Fic­tion

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The High Places

Fiona Mcfar­lane (Scep­tre, £18.99)

Fiona Mcfar­lane’s de­but novel, The Night Guest, is still un­der my skin, two years af­ter i read it. The mo­ment when the new carer took off her shoes and started pad­ding about the old lady’s house in her bare feet, sub­tly tak­ing psy­cho­log­i­cal con­trol, left a lin­ger­ing af­ter­taste of creepi­ness. The High Places is the au­thor’s first col­lec­tion of short sto­ries: can she re-cre­ate that dis­turb­ing do­mes­tic weird­ness in these shorter works?

The an­swer is yes, she can— al­though the de­gree to which she man­ages to draw you into the psy­chol­ogy of the char­ac­ters varies. i found this col­lec­tion rather like one of those 1970s LPS where the best songs were on side a and, by the mid­dle of side B, it all went a bit psychedelic.

The first sen­tence of the first story—‘the wife was driv­ing on the night they hit Mr ronald’—has you gripped. The ‘wife’ im­plies the pres­ence of a hus­band, so we’re in­stantly drawn into a three-per­son drama com­plete with car ac­ci­dent in the dark. all the strange, heavy­breath­ing up-close­ness of The Night Guest is there. Sim­i­larly, in Art Ap­pre­ci­a­tion, we’re thrown into the thoughts of a not very nice man who has in­her­ited a wind­fall from his mother and, again, creepi­ness reigns.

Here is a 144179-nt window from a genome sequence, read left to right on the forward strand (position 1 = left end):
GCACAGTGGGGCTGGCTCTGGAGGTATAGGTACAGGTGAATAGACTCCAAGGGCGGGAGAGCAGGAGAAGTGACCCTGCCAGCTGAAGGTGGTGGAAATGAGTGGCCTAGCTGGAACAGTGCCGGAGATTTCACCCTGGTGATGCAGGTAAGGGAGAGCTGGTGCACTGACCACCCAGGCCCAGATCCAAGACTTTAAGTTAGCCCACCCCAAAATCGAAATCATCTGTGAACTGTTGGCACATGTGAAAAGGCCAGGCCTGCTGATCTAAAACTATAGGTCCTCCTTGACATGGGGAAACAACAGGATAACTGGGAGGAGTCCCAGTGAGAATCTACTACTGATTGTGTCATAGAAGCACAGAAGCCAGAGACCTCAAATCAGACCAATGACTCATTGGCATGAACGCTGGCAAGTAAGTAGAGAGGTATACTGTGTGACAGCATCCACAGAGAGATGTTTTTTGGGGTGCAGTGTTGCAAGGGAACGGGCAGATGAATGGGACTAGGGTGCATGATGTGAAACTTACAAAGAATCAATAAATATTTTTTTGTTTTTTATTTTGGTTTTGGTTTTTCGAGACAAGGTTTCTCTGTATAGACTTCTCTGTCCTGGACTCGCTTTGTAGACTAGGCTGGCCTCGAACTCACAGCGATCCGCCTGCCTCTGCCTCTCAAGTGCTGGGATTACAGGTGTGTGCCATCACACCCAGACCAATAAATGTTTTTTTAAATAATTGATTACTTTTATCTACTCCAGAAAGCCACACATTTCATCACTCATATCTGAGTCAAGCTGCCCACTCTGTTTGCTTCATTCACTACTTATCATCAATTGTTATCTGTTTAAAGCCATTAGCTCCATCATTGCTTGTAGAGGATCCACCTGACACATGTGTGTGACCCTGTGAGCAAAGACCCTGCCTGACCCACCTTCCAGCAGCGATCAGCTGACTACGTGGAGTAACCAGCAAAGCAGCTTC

The au­thor is aus­tralian and many of her plots are en­acted on ‘prop­er­ties’ of the kind you get in that coun­try, where you walk miles to mend a fence. She’s a mas­ter word­smith and her spare style suits the spare land­scape. i did get rather lost, how­ever, in some of the later sto­ries where you have a house­ful of char­ac­ters with first names, all loaf­ing about, and i couldn’t quite work out where it was all go­ing.

i’m al­ways im­pressed by the as­ton­ish­ing brazen­ness of short­story writ­ers: the way they dream up fas­ci­nat­ing char­ac­ters and sce­nar­ios, only to bid farewell to them for­ever 20 pages later. Ysenda Max­tone Graham

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